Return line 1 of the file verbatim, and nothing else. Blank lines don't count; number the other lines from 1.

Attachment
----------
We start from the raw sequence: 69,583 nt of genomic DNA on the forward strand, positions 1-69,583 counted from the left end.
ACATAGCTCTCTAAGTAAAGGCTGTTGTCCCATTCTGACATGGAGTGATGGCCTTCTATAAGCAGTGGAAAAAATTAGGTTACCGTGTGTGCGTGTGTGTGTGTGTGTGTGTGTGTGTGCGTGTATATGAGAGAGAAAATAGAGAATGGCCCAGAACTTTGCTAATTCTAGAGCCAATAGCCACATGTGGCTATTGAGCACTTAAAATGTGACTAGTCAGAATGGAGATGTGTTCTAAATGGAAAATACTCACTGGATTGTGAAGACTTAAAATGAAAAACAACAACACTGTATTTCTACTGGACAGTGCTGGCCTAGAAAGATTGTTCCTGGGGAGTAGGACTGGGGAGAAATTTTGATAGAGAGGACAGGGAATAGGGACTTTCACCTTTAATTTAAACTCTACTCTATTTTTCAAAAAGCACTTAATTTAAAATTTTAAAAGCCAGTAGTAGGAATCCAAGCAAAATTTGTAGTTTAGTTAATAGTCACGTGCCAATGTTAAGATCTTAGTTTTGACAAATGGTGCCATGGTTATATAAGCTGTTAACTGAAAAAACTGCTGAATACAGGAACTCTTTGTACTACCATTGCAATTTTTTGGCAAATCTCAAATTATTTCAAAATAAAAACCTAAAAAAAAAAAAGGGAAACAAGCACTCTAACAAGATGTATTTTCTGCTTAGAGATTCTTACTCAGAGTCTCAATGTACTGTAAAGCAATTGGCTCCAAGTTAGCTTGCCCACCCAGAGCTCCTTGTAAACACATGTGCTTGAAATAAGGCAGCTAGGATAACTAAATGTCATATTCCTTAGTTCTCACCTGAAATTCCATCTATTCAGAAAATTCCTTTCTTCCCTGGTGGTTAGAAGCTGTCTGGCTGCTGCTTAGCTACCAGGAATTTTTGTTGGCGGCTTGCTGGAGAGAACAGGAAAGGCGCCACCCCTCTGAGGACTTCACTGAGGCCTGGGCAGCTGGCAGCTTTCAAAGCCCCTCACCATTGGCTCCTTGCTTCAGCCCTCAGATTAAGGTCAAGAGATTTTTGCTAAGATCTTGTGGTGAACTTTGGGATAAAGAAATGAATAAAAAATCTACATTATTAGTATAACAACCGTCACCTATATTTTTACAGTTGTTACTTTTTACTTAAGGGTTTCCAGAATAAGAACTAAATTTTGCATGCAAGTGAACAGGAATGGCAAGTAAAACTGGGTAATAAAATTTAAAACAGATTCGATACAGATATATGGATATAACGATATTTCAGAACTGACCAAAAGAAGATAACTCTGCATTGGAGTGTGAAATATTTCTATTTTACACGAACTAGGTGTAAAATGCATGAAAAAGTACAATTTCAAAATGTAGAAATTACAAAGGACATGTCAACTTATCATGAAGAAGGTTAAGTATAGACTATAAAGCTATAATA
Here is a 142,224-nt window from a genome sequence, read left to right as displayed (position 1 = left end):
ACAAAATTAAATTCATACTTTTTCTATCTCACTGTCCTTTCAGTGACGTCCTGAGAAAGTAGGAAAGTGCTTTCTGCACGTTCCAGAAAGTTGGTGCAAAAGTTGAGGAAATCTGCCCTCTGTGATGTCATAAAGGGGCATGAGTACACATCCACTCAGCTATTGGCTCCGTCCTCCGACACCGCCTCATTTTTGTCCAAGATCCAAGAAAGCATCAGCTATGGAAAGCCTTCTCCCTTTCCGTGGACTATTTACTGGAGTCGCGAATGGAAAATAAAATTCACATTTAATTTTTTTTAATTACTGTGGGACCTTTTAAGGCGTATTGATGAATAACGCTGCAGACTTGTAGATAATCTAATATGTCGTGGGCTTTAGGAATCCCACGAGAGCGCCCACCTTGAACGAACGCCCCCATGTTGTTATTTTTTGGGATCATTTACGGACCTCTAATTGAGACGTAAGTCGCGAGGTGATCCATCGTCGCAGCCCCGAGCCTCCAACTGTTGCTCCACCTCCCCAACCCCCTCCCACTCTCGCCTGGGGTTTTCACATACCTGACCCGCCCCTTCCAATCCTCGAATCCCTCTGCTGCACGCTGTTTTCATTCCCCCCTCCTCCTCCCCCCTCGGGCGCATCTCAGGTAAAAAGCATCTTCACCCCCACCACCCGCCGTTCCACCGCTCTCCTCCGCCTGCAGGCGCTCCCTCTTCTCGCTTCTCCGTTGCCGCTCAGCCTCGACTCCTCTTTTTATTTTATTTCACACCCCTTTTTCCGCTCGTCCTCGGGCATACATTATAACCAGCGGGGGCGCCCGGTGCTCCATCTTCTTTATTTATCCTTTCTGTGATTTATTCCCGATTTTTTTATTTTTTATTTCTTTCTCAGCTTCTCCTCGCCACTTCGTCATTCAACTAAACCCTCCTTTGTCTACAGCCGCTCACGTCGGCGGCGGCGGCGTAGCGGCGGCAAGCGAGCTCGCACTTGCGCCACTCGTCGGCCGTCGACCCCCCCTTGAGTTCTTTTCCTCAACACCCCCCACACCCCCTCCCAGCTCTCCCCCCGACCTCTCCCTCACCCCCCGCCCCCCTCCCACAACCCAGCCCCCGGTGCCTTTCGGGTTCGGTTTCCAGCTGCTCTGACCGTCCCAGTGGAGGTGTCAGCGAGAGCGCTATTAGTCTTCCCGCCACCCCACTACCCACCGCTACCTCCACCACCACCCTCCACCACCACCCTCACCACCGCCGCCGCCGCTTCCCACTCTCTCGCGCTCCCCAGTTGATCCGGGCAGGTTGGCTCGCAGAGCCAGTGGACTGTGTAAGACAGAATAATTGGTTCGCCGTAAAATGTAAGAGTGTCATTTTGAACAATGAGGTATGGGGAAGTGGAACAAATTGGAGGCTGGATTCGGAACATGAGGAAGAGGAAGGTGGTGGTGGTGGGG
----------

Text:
We start from the raw sequence: 69,583 nt of genomic DNA on the forward strand, positions 1-69,583 counted from the left end.